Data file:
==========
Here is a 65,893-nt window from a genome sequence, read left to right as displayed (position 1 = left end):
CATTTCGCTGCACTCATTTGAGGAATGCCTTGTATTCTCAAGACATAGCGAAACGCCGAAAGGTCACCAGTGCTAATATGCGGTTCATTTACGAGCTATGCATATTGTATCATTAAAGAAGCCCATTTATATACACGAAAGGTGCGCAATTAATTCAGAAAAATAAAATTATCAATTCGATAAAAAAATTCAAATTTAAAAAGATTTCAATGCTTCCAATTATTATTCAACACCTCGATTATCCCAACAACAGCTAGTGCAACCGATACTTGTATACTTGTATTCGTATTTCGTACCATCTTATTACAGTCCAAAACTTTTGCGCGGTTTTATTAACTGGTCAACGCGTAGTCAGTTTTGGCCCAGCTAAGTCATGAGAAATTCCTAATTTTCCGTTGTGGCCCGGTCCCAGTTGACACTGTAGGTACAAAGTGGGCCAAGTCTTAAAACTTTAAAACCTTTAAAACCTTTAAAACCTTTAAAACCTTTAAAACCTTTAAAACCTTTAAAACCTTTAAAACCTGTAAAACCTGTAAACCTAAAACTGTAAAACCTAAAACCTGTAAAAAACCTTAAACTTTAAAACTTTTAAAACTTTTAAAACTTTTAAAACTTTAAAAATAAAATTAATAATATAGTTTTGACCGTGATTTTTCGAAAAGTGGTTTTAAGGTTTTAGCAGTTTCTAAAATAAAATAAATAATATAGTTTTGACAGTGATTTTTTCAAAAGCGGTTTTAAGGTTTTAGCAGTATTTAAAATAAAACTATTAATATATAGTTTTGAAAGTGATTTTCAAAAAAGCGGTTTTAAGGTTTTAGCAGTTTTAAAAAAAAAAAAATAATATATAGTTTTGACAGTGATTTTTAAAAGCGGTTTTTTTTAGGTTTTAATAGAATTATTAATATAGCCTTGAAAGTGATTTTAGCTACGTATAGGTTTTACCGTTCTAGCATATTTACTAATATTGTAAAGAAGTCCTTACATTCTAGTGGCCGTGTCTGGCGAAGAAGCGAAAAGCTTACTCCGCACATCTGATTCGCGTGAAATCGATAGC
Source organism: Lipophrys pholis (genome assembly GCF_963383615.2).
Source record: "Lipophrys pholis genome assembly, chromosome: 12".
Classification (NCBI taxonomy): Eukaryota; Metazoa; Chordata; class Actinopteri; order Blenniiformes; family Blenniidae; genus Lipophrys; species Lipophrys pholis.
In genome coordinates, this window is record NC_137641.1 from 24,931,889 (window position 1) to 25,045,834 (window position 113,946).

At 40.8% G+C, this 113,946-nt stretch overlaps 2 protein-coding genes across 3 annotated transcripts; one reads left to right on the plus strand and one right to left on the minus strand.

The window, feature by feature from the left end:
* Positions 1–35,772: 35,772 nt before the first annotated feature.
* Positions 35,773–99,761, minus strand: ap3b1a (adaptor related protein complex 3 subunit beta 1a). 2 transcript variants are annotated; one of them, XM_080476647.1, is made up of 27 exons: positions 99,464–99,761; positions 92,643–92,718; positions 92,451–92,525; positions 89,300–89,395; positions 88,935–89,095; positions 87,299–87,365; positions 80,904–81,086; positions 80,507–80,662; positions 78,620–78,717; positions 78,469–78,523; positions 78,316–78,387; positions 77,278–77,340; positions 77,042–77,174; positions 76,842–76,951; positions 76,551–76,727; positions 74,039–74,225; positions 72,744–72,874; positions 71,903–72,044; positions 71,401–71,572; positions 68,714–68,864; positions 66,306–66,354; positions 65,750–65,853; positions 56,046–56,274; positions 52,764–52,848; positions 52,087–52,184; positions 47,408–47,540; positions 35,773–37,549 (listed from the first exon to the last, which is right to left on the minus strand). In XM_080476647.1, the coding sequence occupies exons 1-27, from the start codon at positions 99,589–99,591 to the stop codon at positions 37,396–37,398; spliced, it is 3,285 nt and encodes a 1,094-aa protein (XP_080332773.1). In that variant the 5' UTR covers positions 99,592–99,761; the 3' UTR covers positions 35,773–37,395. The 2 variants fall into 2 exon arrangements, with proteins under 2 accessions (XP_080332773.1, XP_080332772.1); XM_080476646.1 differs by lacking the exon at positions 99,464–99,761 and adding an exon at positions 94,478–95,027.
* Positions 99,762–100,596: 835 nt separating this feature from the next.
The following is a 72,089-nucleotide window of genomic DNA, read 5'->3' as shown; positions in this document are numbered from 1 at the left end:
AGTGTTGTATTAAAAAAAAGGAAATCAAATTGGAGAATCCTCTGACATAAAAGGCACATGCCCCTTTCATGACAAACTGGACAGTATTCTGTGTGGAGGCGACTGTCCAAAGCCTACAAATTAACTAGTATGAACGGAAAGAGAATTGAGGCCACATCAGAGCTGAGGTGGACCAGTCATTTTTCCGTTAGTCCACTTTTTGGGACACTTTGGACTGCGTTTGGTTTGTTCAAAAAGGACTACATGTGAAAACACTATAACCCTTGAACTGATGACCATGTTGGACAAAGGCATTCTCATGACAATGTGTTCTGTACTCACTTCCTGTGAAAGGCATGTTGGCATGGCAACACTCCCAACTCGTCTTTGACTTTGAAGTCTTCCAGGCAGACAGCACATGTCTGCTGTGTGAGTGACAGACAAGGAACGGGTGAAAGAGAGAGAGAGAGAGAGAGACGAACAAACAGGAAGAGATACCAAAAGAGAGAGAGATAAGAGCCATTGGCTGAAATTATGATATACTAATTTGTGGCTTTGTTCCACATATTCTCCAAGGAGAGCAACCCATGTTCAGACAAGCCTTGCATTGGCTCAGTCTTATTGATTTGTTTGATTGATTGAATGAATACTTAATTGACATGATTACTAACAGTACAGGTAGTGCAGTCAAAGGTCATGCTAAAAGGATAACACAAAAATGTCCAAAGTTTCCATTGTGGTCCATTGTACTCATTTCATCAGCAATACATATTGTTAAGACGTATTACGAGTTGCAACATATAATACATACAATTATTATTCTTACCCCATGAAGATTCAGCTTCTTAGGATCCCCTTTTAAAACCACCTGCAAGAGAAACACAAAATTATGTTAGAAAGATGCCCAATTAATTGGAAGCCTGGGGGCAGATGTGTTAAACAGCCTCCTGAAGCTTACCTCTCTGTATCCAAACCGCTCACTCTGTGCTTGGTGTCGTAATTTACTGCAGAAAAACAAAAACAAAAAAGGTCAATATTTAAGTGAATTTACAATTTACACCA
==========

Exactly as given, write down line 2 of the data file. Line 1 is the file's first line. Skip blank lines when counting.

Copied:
CATTTCGCTGCACTCATTTGAGGAATGCCTTGTATTCTCAAGACATAGCGAAACGCCGAAAGGTCACCAGTGCTAATATGCGGTTCATTTACGAGCTATGCATATTGTATCATTAAAGAAGCCCATTTATATACACGAAAGGTGCGCAATTAATTCAGAAAAATAAAATTATCAATTCGATAAAAAAATTCAAATTTAAAAAGATTTCAATGCTTCCAATTATTATTCAACACCTCGATTATCCCAACAACAGCTAGTGCAACCGATACTTGTATACTTGTATTCGTATTTCGTACCATCTTATTACAGTCCAAAACTTTTGCGCGGTTTTATTAACTGGTCAACGCGTAGTCAGTTTTGGCCCAGCTAAGTCATGAGAAATTCCTAATTTTCCGTTGTGGCCCGGTCCCAGTTGACACTGTAGGTACAAAGTGGGCCAAGTCTTAAAACTTTAAAACCTTTAAAACCTTTAAAACCTTTAAAACCTTTAAAACCTTTAAAACCTTTAAAACCTTTAAAACCTGTAAAACCTGTAAACCTAAAACTGTAAAACCTAAAACCTGTAAAAAACCTTAAACTTTAAAACTTTTAAAACTTTTAAAACTTTTAAAACTTTAAAAATAAAATTAATAATATAGTTTTGACCGTGATTTTTCGAAAAGTGGTTTTAAGGTTTTAGCAGTTTCTAAAATAAAATAAATAATATAGTTTTGACAGTGATTTTTTCAAAAGCGGTTTTAAGGTTTTAGCAGTATTTAAAATAAAACTATTAATATATAGTTTTGAAAGTGATTTTCAAAAAAGCGGTTTTAAGGTTTTAGCAGTTTTAAAAAAAAAAAAATAATATATAGTTTTGACAGTGATTTTTAAAAGCGGTTTTTTTTAGGTTTTAATAGAATTATTAATATAGCCTTGAAAGTGATTTTAGCTACGTATAGGTTTTACCGTTCTAGCATATTTACTAATATTGTAAAGAAGTCCTTACATTCTAGTGGCCGTGTCTGGCGAAGAAGCGAAAAGCTTACTCCGCACATCTGATTCGCGTGAAATCGATAGC